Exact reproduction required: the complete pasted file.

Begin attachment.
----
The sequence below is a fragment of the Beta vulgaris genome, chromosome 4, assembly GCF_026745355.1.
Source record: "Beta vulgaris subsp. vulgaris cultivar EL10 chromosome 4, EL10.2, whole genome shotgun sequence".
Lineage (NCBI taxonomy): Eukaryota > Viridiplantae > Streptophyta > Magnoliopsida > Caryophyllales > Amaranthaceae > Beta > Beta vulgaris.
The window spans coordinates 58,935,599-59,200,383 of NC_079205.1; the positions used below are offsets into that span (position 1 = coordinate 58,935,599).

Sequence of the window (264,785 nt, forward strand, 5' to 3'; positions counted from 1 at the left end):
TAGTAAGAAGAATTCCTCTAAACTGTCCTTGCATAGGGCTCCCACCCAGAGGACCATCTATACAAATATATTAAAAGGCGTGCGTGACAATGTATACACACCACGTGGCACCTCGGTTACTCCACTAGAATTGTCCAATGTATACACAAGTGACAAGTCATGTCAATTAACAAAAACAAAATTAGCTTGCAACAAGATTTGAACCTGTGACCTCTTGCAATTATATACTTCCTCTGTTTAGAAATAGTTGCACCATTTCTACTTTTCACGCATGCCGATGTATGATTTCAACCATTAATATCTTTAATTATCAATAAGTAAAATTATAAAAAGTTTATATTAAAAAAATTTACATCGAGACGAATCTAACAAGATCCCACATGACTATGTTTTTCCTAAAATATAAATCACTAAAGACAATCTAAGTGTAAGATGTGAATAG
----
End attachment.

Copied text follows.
The sequence below is a fragment of the Beta vulgaris genome, chromosome 4, assembly GCF_026745355.1.
Source record: "Beta vulgaris subsp. vulgaris cultivar EL10 chromosome 4, EL10.2, whole genome shotgun sequence".
Lineage (NCBI taxonomy): Eukaryota > Viridiplantae > Streptophyta > Magnoliopsida > Caryophyllales > Amaranthaceae > Beta > Beta vulgaris.
The window spans coordinates 58,935,599-59,200,383 of NC_079205.1; the positions used below are offsets into that span (position 1 = coordinate 58,935,599).

Sequence of the window (264,785 nt, forward strand, 5' to 3'; positions counted from 1 at the left end):
TAGTAAGAAGAATTCCTCTAAACTGTCCTTGCATAGGGCTCCCACCCAGAGGACCATCTATACAAATATATTAAAAGGCGTGCGTGACAATGTATACACACCACGTGGCACCTCGGTTACTCCACTAGAATTGTCCAATGTATACACAAGTGACAAGTCATGTCAATTAACAAAAACAAAATTAGCTTGCAACAAGATTTGAACCTGTGACCTCTTGCAATTATATACTTCCTCTGTTTAGAAATAGTTGCACCATTTCTACTTTTCACGCATGCCGATGTATGATTTCAACCATTAATATCTTTAATTATCAATAAGTAAAATTATAAAAAGTTTATATTAAAAAAATTTACATCGAGACGAATCTAACAAGATCCCACATGACTATGTTTTTCCTAAAATATAAATCACTAAAGACAATCTAAGTGTAAGATGTGAATAG